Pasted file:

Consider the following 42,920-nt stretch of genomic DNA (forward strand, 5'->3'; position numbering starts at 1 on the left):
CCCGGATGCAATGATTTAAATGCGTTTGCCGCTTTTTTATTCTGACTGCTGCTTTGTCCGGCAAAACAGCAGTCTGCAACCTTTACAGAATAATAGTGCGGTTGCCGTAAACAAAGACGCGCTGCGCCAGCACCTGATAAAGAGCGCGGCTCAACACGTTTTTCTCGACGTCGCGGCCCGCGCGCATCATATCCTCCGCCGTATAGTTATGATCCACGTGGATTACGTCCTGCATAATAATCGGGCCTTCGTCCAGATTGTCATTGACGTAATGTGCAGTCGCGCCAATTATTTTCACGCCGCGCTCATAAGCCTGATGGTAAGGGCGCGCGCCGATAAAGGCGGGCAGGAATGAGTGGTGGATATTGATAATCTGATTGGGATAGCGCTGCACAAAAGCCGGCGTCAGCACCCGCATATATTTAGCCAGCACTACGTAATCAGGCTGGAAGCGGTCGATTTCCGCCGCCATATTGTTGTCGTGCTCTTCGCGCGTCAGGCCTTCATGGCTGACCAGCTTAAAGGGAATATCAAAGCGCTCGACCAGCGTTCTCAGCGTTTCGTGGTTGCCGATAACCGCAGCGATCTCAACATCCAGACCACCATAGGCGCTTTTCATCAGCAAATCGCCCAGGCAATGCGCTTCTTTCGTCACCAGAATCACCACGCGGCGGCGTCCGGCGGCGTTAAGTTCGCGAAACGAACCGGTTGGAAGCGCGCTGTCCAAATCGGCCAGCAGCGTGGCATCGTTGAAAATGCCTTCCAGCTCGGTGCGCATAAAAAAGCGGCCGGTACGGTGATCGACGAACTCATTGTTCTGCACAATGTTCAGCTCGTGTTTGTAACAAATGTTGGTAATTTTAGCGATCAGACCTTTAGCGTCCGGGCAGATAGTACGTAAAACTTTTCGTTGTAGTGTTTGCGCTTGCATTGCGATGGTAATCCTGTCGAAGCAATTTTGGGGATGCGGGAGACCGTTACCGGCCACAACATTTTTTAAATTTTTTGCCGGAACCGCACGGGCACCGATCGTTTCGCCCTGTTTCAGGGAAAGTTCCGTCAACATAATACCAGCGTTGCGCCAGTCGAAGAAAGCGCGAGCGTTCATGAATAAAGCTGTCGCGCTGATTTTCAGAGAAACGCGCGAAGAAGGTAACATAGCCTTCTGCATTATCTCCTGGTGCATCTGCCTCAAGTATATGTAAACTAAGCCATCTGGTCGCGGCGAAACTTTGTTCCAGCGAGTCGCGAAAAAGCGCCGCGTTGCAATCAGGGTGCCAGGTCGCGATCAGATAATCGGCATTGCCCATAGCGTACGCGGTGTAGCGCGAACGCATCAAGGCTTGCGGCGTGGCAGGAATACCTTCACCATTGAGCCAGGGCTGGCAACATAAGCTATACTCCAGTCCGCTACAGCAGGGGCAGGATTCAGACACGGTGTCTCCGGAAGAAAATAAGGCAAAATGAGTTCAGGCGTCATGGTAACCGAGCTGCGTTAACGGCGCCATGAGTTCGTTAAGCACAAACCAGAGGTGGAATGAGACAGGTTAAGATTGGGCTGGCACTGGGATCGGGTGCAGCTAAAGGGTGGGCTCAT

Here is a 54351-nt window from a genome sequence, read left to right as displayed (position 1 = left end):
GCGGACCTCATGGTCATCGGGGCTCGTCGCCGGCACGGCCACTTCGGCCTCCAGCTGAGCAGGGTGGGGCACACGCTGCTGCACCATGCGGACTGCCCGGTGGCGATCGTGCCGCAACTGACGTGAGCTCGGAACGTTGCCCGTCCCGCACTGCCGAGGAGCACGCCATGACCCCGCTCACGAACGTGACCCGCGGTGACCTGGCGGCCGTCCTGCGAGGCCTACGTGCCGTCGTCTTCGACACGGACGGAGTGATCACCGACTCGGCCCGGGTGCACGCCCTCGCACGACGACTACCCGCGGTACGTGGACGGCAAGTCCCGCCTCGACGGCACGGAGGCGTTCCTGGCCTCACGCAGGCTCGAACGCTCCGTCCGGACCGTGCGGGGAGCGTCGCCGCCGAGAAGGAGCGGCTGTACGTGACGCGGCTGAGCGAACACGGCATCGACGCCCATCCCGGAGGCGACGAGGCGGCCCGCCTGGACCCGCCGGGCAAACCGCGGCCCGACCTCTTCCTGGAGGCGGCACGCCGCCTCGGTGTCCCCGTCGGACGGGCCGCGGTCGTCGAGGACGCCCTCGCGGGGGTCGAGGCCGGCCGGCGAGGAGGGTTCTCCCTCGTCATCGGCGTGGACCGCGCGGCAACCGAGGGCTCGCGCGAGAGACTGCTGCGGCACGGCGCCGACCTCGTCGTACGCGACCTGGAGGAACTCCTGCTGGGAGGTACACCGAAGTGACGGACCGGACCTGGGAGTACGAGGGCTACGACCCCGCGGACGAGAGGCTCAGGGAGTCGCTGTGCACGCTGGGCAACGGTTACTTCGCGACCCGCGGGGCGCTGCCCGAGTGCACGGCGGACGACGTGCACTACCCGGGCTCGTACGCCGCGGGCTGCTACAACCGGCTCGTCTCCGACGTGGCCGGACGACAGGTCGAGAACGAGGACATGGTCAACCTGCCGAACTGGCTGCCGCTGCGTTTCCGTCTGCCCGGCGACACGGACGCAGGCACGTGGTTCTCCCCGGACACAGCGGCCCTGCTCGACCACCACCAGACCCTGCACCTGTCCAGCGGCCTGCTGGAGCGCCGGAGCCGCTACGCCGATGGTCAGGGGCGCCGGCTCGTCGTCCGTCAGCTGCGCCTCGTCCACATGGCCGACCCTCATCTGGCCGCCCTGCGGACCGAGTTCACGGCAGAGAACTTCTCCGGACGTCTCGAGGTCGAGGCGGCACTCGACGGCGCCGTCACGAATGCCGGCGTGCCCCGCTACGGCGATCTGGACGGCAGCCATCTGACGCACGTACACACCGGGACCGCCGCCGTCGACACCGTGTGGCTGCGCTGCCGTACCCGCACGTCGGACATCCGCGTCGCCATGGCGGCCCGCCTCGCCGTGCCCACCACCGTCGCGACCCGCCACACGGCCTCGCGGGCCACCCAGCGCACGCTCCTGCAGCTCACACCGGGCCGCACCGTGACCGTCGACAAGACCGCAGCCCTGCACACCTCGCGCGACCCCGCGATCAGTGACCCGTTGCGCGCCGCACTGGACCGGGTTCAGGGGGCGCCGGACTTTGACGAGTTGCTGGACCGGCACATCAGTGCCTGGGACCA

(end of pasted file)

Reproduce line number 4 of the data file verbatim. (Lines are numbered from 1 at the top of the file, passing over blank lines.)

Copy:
GCGGACCTCATGGTCATCGGGGCTCGTCGCCGGCACGGCCACTTCGGCCTCCAGCTGAGCAGGGTGGGGCACACGCTGCTGCACCATGCGGACTGCCCGGTGGCGATCGTGCCGCAACTGACGTGAGCTCGGAACGTTGCCCGTCCCGCACTGCCGAGGAGCACGCCATGACCCCGCTCACGAACGTGACCCGCGGTGACCTGGCGGCCGTCCTGCGAGGCCTACGTGCCGTCGTCTTCGACACGGACGGAGTGATCACCGACTCGGCCCGGGTGCACGCCCTCGCACGACGACTACCCGCGGTACGTGGACGGCAAGTCCCGCCTCGACGGCACGGAGGCGTTCCTGGCCTCACGCAGGCTCGAACGCTCCGTCCGGACCGTGCGGGGAGCGTCGCCGCCGAGAAGGAGCGGCTGTACGTGACGCGGCTGAGCGAACACGGCATCGACGCCCATCCCGGAGGCGACGAGGCGGCCCGCCTGGACCCGCCGGGCAAACCGCGGCCCGACCTCTTCCTGGAGGCGGCACGCCGCCTCGGTGTCCCCGTCGGACGGGCCGCGGTCGTCGAGGACGCCCTCGCGGGGGTCGAGGCCGGCCGGCGAGGAGGGTTCTCCCTCGTCATCGGCGTGGACCGCGCGGCAACCGAGGGCTCGCGCGAGAGACTGCTGCGGCACGGCGCCGACCTCGTCGTACGCGACCTGGAGGAACTCCTGCTGGGAGGTACACCGAAGTGACGGACCGGACCTGGGAGTACGAGGGCTACGACCCCGCGGACGAGAGGCTCAGGGAGTCGCTGTGCACGCTGGGCAACGGTTACTTCGCGACCCGCGGGGCGCTGCCCGAGTGCACGGCGGACGACGTGCACTACCCGGGCTCGTACGCCGCGGGCTGCTACAACCGGCTCGTCTCCGACGTGGCCGGACGACAGGTCGAGAACGAGGACATGGTCAACCTGCCGAACTGGCTGCCGCTGCGTTTCCGTCTGCCCGGCGACACGGACGCAGGCACGTGGTTCTCCCCGGACACAGCGGCCCTGCTCGACCACCACCAGACCCTGCACCTGTCCAGCGGCCTGCTGGAGCGCCGGAGCCGCTACGCCGATGGTCAGGGGCGCCGGCTCGTCGTCCGTCAGCTGCGCCTCGTCCACATGGCCGACCCTCATCTGGCCGCCCTGCGGACCGAGTTCACGGCAGAGAACTTCTCCGGACGTCTCGAGGTCGAGGCGGCACTCGACGGCGCCGTCACGAATGCCGGCGTGCCCCGCTACGGCGATCTGGACGGCAGCCATCTGACGCACGTACACACCGGGACCGCCGCCGTCGACACCGTGTGGCTGCGCTGCCGTACCCGCACGTCGGACATCCGCGTCGCCATGGCGGCCCGCCTCGCCGTGCCCACCACCGTCGCGACCCGCCACACGGCCTCGCGGGCCACCCAGCGCACGCTCCTGCAGCTCACACCGGGCCGCACCGTGACCGTCGACAAGACCGCAGCCCTGCACACCTCGCGCGACCCCGCGATCAGTGACCCGTTGCGCGCCGCACTGGACCGGGTTCAGGGGGCGCCGGACTTTGACGAGTTGCTGGACCGGCACATCAGTGCCTGGGACCA